Tomato Conserva

By • August 30, 2012 • 10 Comments

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Author Notes: An oven-roasted, highly flavorful tomato concentrate, it trumps any store-bought tomato paste you've ever tasted. This is adapted from Molly Watson's blog The Dinner Files. She adapted her recipe from Paul Bertolli's book, Cooking by Hand. Marisa McClellan

Makes 1-2 pints

  • 10 pounds tomatoes
  • 1/4 cup olive oil
  • 2 teaspoons sea salt
  1. Chop tomatoes into quarters. Combine them in a large pan with 1/4 cup olive oil and bring to a simmer. Cook until they are soft and the peels begin to detach from the tomato flesh.
  2. Push warm tomatoes through a food mill, sieve or chinois, so that you separate the tomato pulp from the seeds and skins.
  3. Divide the tomato pulp between two large, rimmed baking sheets (I used two half sheet pans).
  4. Place baking sheets in the oven and bake at 350° F. Check tomatoes every half hour, stirring the paste and switching the position of the baking sheets so that they reduce evenly.
  5. Over time, the conserva will start to reduce to the point where it doesn’t fill the baking sheet any more. At this point, I combine the contents of the two pans into and continue to bake.
  6. When the conserva is shiny, brick-colored and has reduced by more than half, it is done. There shouldn’t be any remaining water or moisture separating from the paste at this point.
  7. Scrape finished conserva into clean half or quarter pint jars. Top with a layer of olive oil and place in either the refrigerator or the freezer. As long as you keep it well-covered with olive oil and ensure that you only use a very clean spoon to remove it from the jar, it will keep in the fridge for a month or so. Frozen, it will keep for up to nine months.
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about 1 month ago Miles

What's the best way to use the conserve? And, if you freeze it - better to defrost in refrigerator? Thanks!

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4 months ago ori

Tried it today and it came out amazing!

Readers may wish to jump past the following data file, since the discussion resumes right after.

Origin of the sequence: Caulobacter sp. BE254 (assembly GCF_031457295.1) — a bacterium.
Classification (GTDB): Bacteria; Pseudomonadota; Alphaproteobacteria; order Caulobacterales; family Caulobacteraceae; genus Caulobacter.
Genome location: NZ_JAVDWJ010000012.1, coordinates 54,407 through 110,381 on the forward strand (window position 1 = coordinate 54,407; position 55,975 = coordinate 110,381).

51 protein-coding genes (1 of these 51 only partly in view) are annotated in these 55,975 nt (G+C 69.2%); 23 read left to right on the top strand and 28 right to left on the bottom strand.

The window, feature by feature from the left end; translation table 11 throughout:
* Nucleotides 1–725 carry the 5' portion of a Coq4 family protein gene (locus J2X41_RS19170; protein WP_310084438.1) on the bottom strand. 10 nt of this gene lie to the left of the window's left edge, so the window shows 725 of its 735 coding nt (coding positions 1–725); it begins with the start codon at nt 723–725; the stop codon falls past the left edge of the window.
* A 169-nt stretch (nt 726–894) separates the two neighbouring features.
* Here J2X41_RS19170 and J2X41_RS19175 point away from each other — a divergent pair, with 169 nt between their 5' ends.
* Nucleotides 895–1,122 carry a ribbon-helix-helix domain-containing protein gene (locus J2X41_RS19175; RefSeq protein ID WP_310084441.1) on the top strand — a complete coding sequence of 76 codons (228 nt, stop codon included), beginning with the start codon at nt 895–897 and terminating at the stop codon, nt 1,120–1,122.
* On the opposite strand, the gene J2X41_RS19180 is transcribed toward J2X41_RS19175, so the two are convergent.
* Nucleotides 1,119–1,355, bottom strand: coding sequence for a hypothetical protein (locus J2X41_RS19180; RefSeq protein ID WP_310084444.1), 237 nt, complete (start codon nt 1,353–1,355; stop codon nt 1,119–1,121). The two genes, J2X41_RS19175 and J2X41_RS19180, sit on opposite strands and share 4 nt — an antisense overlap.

Too bad it cannot be stored for longer periods i would have made much more

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about 2 years ago AmandaO

I made this tonight. I used the larger disk on my Rosle food mill (0.3 cm). It excluded the skins nicely, but much of the seeds passed through. The conserva tastes great; I don't think the seeds in the end product lent too much bitterness. Next time I might try the 0.1 cm disk, though.
Out of 10 pounds of tomatoes (mixed romas, plums, and grapes from my garden), I ended up with 1.75 pints. It took about 3.5 hours to cook down.
I added the salt with the olive oil in the first step.

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about 2 years ago lindycindy

I noticed you used aluminum pans to reduce the tomatoes. Did you have any problems with the acid in the tomatoes interacting with the metal?

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about 2 years ago Chef Lynchini

Can this be "canned" in jars using the hot water boil method ?

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about 1 year ago Kelly Kindle Cheney

No. Olive oil products are not safe to can. I pressure can my tomato paste.

Stringio

about 2 years ago vivbest

Is there something that you would recommend to do with the seeds and skins? I hate to waste food!

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about 2 years ago Hibatt

Compost them. They will grow great plants next season ;)

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about 2 years ago AmandaO

Out of 10 pounds of tomatoes, I ended up with less than a cup of skins/seeds after it goes through the mill. I think you'd have more waste if you cored and sliced them!

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about 1 year ago Kelly Kindle Cheney

I dried my skins in a dehydrator and then ground them in a food processor. Added to soups and sauces to thicken and add a robust tomato flavor.